I was fortunate enough to be invited to the 25th National Environmental Tar Creek Conference held at Northeastern Oklahoma (NEO) A&M College in Miami, Oklahoma from October 10-12. This was the 25th year of the conference – which is both impressive on one hand and concerning on the other, given the persistence of the issues surrounding Tar Creek. The purpose of the invite was to present my film, Take Care, Tar Creek – Revisited.
My wife and I drove up to Miami from Norman earlier in the day.
I had not seen the program and did not know exactly when I presenting. When I opened the conference program I was surprised to see that there was more to it. The title read, “Chat Research Results in Super 8 Movie – Aaron Gibson, researcher and filmmaker.” So wait, was I supposed to talk about my Masters Thesis research project from 20 years ago to this room full of actual scientist, researchers, regulatory agency representatives, and community members? At once I felt unprepared, under-qualified, and anxious. Thankfully, my wife was there to reassure me that all I really needed to do was relate the past to the present, and go from there.
Watching the session just before mine; a Doctoral candidate talking about sulfate-reducing bacteria, did not instill confidence, but instead reminded me how disconnected I was with “the science.” What was I doing here? Why wasn’t I here years ago when I could actually speak intellectually about the hypothesis, about sampling and data collection methodology, about results, the spectrum of metal concentrations, about the distribution of particle sizes in the mine tailings, and about statistical analyses? But how could I, now, twenty–plus years later? Yet, here, and moreover, NOW, I was.
The time came and Mrs. Rebecca Jim introduced me and I made my way to the front of the room.
At this point, I don’t remember if what I said was relevant. Surely I mentioned my background, summarized my research, did what I could to connect the past to more current experiences. I downplayed my “research” side, my “scientist” persona. The position I was in now, was not a “scientist,” but as a filmmaker – and in that capacity, I felt much more at ease.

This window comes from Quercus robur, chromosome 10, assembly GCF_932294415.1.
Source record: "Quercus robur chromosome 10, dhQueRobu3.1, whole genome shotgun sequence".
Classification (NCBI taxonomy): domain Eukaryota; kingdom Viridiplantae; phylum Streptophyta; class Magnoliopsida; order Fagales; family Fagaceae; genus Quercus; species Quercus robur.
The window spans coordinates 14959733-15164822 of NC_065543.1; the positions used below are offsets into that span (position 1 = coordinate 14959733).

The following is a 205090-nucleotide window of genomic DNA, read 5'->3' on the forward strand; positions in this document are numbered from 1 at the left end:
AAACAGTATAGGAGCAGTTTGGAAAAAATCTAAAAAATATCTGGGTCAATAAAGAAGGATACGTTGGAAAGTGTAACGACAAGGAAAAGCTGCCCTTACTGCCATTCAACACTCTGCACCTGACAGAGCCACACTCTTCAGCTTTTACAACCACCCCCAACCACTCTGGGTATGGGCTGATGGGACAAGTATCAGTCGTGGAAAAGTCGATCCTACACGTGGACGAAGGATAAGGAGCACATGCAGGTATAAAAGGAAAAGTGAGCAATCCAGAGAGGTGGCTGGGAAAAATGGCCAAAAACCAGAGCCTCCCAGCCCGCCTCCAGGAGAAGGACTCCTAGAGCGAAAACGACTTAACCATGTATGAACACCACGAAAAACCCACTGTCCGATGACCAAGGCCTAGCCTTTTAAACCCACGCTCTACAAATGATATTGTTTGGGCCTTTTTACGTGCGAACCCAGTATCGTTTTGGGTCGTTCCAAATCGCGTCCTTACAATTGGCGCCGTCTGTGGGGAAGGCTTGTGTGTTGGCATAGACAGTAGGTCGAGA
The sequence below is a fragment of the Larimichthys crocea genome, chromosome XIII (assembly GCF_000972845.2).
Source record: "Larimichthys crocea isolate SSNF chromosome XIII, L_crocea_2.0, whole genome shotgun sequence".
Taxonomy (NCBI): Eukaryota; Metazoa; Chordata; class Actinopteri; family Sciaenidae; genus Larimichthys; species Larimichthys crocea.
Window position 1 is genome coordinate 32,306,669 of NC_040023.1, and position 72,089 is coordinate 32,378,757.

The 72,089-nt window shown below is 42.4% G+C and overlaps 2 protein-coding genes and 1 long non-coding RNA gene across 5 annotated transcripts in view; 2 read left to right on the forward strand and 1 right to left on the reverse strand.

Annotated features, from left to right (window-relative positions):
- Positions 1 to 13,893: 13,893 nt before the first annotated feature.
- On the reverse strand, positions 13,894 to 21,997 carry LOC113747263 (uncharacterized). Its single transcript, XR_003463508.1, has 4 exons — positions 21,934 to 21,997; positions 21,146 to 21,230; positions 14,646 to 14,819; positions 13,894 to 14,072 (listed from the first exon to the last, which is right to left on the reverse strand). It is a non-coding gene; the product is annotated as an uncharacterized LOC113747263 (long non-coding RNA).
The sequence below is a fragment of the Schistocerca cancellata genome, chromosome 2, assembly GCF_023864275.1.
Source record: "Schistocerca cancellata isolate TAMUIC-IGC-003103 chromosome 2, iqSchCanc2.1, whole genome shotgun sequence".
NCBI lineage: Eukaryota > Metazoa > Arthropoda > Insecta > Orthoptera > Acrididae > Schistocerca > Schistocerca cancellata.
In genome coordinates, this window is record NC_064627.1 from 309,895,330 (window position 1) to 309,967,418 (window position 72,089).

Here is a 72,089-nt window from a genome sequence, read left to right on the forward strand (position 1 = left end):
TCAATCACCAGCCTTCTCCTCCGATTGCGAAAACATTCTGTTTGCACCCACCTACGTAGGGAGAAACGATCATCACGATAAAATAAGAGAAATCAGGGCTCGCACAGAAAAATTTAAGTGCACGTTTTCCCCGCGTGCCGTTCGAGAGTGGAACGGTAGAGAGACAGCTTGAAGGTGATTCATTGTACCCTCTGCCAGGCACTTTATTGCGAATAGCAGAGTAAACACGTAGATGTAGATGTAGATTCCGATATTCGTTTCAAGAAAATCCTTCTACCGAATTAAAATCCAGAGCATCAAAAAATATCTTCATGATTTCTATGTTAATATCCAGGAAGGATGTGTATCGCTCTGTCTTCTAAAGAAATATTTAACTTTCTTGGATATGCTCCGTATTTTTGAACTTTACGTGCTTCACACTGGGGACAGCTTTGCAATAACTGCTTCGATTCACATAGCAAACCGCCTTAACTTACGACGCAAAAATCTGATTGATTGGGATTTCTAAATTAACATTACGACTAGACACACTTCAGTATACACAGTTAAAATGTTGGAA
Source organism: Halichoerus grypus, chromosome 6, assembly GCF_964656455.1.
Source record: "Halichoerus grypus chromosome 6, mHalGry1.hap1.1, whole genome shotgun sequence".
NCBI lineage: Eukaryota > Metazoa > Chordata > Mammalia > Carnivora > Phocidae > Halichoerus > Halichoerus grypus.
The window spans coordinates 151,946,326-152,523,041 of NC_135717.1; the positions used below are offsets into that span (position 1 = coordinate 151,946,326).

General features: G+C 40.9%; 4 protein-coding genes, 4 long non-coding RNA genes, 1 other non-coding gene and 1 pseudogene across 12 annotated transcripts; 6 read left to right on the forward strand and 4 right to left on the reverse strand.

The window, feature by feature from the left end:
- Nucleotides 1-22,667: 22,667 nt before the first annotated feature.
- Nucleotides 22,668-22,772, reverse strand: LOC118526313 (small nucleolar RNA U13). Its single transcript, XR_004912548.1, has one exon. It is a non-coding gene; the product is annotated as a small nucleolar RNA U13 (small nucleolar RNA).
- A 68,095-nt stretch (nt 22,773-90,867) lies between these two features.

There was some technical issue with the showing of the film, in fact, the movie kicked off a few seconds beyond the opening scene – but was a moot point – something that surely nobody would really notice.
After the film the lights came up and there was applause and I notice some people drying their eyes. I thanked the room for their response to the film and took a few questions. There were questions about the type of medium used, if I had the chance to shoot the film on some other kind of media, would I? What advice could I give someone going from science to filmmaking? I received several compliments about things in the film.
The session concluded with Rebecca thanking me at the front of the stage and I took my seat.
There was a second showing later in the evening as an after-hours event in an auditorium. This was also listed in the program but this one just read “Super 8 Movie” and had a blurb about a discussion with the filmmaker. I found this showing to be more comfortable for me, possibly knowing what to expect and knowing that just the film aspect would be the focus of the discussion. Some of the audience members had seen the previous showing – but this one was better because I was able to start the film at the actual start.
Again, at the end, there were some questions and comments about the making of the film, and I went into more detail about the interview itself. At the end of the showing I was honored and recognized with a Mike Synar Environmental Excellence Award for “my cinematic vision of the story Tar Creek herself would tell.” It was a wonderful gesture and came quite unexpectedly.
Overall, the experience was meaningful in that this creation, not just mine, but everyone who had a hand in it – originated from nothing and culminated in a final piece (or tool, or thing, or product, or whatever you want to call it), to encapsulate a story that has value. Not value in the sense of monetary value, but value in the sense that it can be used to further the position and the message. Activism value. Change value. The kind of value that makes a difference to the environment and to people.
The film is a means to make science palatable for people who are not scientist or policy makers.
I am currently in the process of applying to various film festivals.
I am excited to announce that the film was accepted to the Red Dirt Film Festival in Stillwater, OK. More to come in future posts.